The U.S. Labor Department said Friday that the unemployment rate hit 5.7 percent in January, but does that rate tell the real story?» Read More
Fewer shoppers are feeling the love this Valentine's Day.
Following holiday season woes that the retail industry has failed to shake in the new year, the National Retail Federation said it expects Valentine's Day spending to reach $17.3 billion in 2014. That's a decline of about 7 percent from last year's tab of $18.6 billion.
(Read more: High-tech Valentine's Day gifts for your sweetheart)
"Consumers can expect Cupid's holiday to resemble the promotional holiday season we saw just a few months ago, as retailers recognize that their customers are still looking for the biggest bang for their buck," said federation President Matthew Shay.
The winter of 2013-2014 was already bad enough before Thursday's storm threatened another foot of snow for much of the East Coast.
And it's not just you and your aching back: The maps prove there's a lot more snow in a lot more places this year than last.
Another massive winter storm is bearing down on the southeastern and eastern United States, making an already bad season that much worse.
Airlines and passengers have already lost billions of dollars on flight cancellations, while cities and towns have used up their salt and blown their overtime budgets.
And that doesn't even count the damage ice and snow have done to homes and cars.
The U.S. Labor Department said Friday that the unemployment rate fell to 6.6 percent in January—but does that rate tell the real story?
A number of economists look past the "main" unemployment rate to a different figure the Bureau of Labor Statistics calls "U-6," which it defines as "total unemployed, plus all marginally attached workers plus total employed part time for economic reasons, as a percent of all civilian labor force plus all marginally attached workers."
In other words, the unemployed, the underemployed and the discouraged — a rate that still remains high.
It stands to reason that the people who want to purchase a high-end fur coat right off the runway are often the same ones who are gambling on the stock market.
As such, there has long been a correlation between the sentiment of affluent consumers—who may covet the brands on display during New York Fashion Week—and stock market performance.
Unity Marketing, a firm that specializes in providing business insights into the luxury consumer, conducts a quarterly survey among the top 20 percent of U.S. households based on income, which typically starts at about $100,000. To participate, the households must have purchased a luxury good or service in the past three months.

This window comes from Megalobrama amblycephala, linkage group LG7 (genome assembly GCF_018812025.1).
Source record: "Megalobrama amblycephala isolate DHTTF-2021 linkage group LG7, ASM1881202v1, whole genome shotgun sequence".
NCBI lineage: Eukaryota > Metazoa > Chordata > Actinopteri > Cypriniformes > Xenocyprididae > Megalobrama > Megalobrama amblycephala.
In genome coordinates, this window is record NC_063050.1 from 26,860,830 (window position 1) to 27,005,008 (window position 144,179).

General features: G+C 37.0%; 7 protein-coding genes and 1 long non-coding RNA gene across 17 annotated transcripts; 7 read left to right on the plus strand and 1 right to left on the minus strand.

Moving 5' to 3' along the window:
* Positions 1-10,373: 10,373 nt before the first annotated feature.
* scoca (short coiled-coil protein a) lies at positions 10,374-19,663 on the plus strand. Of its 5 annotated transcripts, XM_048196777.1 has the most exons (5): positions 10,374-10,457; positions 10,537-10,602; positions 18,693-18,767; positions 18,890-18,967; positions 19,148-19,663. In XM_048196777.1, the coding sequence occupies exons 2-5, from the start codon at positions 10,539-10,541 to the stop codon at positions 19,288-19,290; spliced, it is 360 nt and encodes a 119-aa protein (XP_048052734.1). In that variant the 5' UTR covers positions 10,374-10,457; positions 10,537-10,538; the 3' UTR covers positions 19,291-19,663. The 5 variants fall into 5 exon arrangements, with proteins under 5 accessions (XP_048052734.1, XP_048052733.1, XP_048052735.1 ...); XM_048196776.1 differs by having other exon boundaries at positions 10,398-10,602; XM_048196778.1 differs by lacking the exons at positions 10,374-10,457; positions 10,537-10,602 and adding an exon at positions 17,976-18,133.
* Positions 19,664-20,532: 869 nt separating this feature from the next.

(Read more: Michael Kors rally won't set a retail trend)
The survey asks these affluent consumers a series of questions—including how they feel about their financial status now and in the future, and how they feel about the direction of the country. A statistician then compiles the responses to pull together a figure representative of the group's confidence, which is known as the Luxury Consumption Index (LCI).
A score of 100 is the baseline from when the survey began in 2004.
GM says it's on track to break even in Europe by 2015, but it will have lost a lot of money on the way there.
The company posted another quarter of European losses on Thursday and faced tough questions about whether it could turn that business around. Executives say yes, while acknowledging the road there has been difficult.
It's getting cheaper and cheaper to buy a big house.
The latest weekly applications data from the Mortgage Bankers Association shows a widening gap between the rate on so-called conforming mortgages ($417,000 or less) and jumbo mortgages (those above $417,000).
If your boss is getting on your case for missing deadlines at work, tell her your track record isn't nearly as bad as federal financial regulators.
More than three years ago, Congress passed the sweeping, 850-page Dodd-Frank overhaul of the rule book that bankers, brokers and the rest of the financial services industry is supposed to play by. But to date, only about half of those new rules have been completed by the dozen or so agencies in charge of writing and enforcing them. About a quarter of the rules haven't even been proposed.